I Have a Dream: The Future of Education


I have dream that one day students will be more important than syllabi.

In the not too distant future, education will be a collaborative enterprise, with teachers and students assuming shifting roles as coaches, mentors and learners.

I can see, just over the horizon, classrooms becoming dynamic student-centred learning spaces designed around student exploration and collaboration and not the teacher.

Soon, students will choose a blend of subject modules designed to stimulate and enhance their own differentiated personal interests. These modules will largely be designed and taught by both teachers and students.

It will not be long before schools extend their boundary walls into virtual and digital spaces so that learning becomes ongoing and integrated meaningfully with students’ lives.

I have a dream that within our lifetimes, personal enrichment, critical analysis, creative output and purposeful problem-solving will be considered at least as important as factual recall in education.

It will happen that schools and teachers will carefully select and embrace technologies that enhance engagement and learning. This will begin with service providers offering free, ubiquitous and high bandwidth internet access as part of a tax arrangement with their governments.

Soon, education systems will actively encourage the development students’ empathy and environmental consciences. Schools themselves will become beacons of hope and the driving forces of improving the lives of those less fortunate. They will also become sustainable communities, embracing environmentally friendly technologies.

Not too many tomorrows from now, the format students select to prove their own mastery will be one of their own choosing. Assessment will not be standardized and canned – instead, it will be individualized and student-generated.

There will be time to think in the future. Students will have time to reflect and ponder in place of being perpetually pummeled by overstuffed curricula.

I have a dream that in a few decades, indoctrination of any kind will be recognized for what it is: dangerous and destructive.

Bullying at schools must, and will become entirely obsolete. This includes not only bullying of students by students, but also bullying of students by teachers, teachers by other teachers and teachers by school management and the education authorities.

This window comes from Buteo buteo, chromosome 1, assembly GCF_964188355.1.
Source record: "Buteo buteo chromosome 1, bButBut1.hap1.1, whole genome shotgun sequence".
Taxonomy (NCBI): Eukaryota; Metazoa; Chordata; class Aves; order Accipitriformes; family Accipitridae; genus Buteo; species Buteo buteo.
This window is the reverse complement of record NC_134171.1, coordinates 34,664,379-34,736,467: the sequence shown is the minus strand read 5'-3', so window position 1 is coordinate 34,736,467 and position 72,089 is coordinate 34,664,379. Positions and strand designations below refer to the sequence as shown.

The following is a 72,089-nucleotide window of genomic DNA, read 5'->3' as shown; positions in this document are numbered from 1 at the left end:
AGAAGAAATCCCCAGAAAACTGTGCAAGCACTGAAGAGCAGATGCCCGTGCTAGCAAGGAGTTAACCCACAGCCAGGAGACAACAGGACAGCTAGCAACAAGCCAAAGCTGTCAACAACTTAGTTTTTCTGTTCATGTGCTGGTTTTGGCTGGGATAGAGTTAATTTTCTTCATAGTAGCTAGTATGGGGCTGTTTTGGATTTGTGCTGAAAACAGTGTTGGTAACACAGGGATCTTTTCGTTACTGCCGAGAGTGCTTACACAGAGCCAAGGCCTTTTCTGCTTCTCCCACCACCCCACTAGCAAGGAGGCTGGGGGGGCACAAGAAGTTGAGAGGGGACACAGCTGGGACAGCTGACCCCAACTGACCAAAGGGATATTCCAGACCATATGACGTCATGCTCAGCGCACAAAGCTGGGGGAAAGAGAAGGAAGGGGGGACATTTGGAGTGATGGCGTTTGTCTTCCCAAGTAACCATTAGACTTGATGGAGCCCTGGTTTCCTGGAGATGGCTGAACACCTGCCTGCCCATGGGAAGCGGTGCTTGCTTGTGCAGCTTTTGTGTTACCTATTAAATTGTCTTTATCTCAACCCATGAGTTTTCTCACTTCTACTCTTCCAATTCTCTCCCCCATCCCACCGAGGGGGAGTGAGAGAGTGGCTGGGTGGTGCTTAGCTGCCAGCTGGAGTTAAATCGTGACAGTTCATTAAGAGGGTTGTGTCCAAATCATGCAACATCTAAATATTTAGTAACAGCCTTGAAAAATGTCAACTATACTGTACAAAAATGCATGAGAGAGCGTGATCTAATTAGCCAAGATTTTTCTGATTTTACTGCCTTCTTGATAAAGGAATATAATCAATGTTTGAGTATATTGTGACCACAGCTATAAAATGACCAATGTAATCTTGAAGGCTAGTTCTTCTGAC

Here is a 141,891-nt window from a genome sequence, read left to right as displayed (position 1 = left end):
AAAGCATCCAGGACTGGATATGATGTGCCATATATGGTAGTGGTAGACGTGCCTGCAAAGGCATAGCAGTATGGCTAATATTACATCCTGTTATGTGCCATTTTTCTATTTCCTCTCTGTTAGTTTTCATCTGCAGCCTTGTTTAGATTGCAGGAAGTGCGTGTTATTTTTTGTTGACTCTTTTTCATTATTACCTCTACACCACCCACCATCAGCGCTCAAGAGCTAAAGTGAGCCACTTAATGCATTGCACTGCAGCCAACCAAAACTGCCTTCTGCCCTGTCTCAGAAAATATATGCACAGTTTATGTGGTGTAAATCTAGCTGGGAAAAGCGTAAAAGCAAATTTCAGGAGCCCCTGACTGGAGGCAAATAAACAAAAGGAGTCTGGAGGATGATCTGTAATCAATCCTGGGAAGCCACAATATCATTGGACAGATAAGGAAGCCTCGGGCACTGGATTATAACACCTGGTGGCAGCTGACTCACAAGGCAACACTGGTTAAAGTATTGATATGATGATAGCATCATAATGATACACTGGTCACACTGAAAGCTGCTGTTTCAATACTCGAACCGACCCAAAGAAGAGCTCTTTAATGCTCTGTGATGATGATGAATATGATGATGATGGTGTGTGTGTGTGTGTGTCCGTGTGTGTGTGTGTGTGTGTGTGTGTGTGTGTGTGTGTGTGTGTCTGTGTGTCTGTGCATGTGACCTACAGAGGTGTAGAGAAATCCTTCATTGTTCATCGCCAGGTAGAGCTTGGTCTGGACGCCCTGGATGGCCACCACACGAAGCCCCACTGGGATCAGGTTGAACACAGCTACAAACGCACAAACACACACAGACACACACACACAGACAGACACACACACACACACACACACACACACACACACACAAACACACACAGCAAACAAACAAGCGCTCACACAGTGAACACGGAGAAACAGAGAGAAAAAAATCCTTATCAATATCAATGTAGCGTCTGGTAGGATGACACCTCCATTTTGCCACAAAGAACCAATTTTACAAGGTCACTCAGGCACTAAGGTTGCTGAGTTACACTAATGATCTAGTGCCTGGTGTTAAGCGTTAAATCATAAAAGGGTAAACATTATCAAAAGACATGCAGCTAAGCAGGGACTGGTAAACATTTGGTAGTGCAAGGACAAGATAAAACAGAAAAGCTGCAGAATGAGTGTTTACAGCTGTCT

One day, students will learn and show mastery at their own pace. ‘Classes’ will consist of mixed age groups determined by how quickly and thoroughly learning challenges are mastered. Those who choose to move more slowly and deliberately will be celebrated as much as those on an accelerated learning path.

Schools around the world will eventually become hotbeds of customized learning and discovery and interaction. As a result, both teachers and students will be happy, enthusiastic and will enjoy every minute of school.

A time will come when a teacher’s ongoing, self-driven professional development, peer learning and collaboration will be considered as important as their experience. (And we will discover that experience is not the same thing as wisdom.)

Staffrooms will become an informal learning and collaborative and shared spaces for teachers in the same way as classrooms become learning hubs for students.

I have a dream that the future will bring more time and smaller classes for teachers who can then get to know each and every student in their classes.

Teachers will be free to try new methodologies and techniques in the same way that students will, without fear of failure.

Images from: http://www.futurelab.org.uk

 

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About Sean Hampton-Cole

Fascinated by thinking & why it goes wrong➫ (Un)teacher ➫iPadologist ➫Humanist ➫Stirrer ➫Edupunk ➫Synthesist ➫Introvert ➫Blogger ➫Null Hypothesist.
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4 Responses to I Have a Dream: The Future of Education

  1. I think we are closer than people think to that. As the dinosaurs retire and new administrators come up through the ranks this will happen more quickly than you think.

  2. A profoundly sad post because we have such a long way to go. Tertiary institutions need to change the way they assess students eligibility. Students need to realise that university is not for the majority of them. Society needs to value all people, not just those who are wealthy and employed in “safe” and “respectable” jobs. Writers, musicians, artists, actors, plumbers, electricians, dedicated parents, social workers, nurses and teachers, police etc are the true fabric of our society. Yet they are the lowest paid professions. Our children are turned into parrot learning robots chasing the bucks. Yip I am sad.

  3. vdmmelani says:

    I also have a dream.
    I have a dream that staffrooms will become places where ideas between teachers are freely shared.
    I have a dream that schools will design shared spaces where teachers and students can meet outside of lesson times to chat, share, discuss, dream and debate.

  4. lesterlalla says:

    Great post. Thank you sir.

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